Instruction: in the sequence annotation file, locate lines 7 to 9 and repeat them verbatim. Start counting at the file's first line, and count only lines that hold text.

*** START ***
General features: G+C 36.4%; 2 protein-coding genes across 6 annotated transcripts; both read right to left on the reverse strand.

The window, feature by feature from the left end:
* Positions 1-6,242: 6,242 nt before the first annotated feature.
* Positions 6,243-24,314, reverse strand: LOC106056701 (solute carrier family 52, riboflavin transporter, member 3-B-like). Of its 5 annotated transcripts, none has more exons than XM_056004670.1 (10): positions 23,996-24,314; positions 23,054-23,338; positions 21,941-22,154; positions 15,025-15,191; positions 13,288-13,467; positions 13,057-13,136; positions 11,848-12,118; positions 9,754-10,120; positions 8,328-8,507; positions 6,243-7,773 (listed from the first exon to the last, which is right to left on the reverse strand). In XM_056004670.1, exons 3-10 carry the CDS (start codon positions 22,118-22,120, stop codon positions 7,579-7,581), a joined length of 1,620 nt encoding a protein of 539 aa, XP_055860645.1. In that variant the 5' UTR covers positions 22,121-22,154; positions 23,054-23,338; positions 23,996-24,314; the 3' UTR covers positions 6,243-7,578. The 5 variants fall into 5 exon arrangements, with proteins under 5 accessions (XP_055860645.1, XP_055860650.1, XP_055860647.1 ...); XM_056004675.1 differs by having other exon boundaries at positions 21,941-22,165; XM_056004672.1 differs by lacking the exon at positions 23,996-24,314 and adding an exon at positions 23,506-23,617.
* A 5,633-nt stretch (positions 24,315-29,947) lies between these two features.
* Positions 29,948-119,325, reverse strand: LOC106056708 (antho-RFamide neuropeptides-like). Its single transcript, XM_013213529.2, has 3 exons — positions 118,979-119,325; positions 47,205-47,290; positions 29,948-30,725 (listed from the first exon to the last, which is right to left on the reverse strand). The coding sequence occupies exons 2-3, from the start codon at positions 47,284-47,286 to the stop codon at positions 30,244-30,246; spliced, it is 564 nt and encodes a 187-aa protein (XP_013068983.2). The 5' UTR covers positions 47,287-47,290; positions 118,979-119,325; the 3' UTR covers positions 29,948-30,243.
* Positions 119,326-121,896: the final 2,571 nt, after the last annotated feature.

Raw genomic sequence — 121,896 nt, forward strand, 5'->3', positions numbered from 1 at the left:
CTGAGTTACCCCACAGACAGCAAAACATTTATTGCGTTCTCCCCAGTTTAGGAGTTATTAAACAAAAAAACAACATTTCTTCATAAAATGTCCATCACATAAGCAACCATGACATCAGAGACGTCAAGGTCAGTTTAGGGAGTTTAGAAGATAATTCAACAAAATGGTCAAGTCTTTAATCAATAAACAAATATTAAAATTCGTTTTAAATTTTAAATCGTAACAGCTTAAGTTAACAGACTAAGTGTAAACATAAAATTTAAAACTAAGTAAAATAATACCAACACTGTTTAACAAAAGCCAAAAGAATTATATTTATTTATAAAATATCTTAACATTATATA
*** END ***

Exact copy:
* Positions 119,326-121,896: the final 2,571 nt, after the last annotated feature.

Raw genomic sequence — 121,896 nt, forward strand, 5'->3', positions numbered from 1 at the left:
CTGAGTTACCCCACAGACAGCAAAACATTTATTGCGTTCTCCCCAGTTTAGGAGTTATTAAACAAAAAAACAACATTTCTTCATAAAATGTCCATCACATAAGCAACCATGACATCAGAGACGTCAAGGTCAGTTTAGGGAGTTTAGAAGATAATTCAACAAAATGGTCAAGTCTTTAATCAATAAACAAATATTAAAATTCGTTTTAAATTTTAAATCGTAACAGCTTAAGTTAACAGACTAAGTGTAAACATAAAATTTAAAACTAAGTAAAATAATACCAACACTGTTTAACAAAAGCCAAAAGAATTATATTTATTTATAAAATATCTTAACATTATATA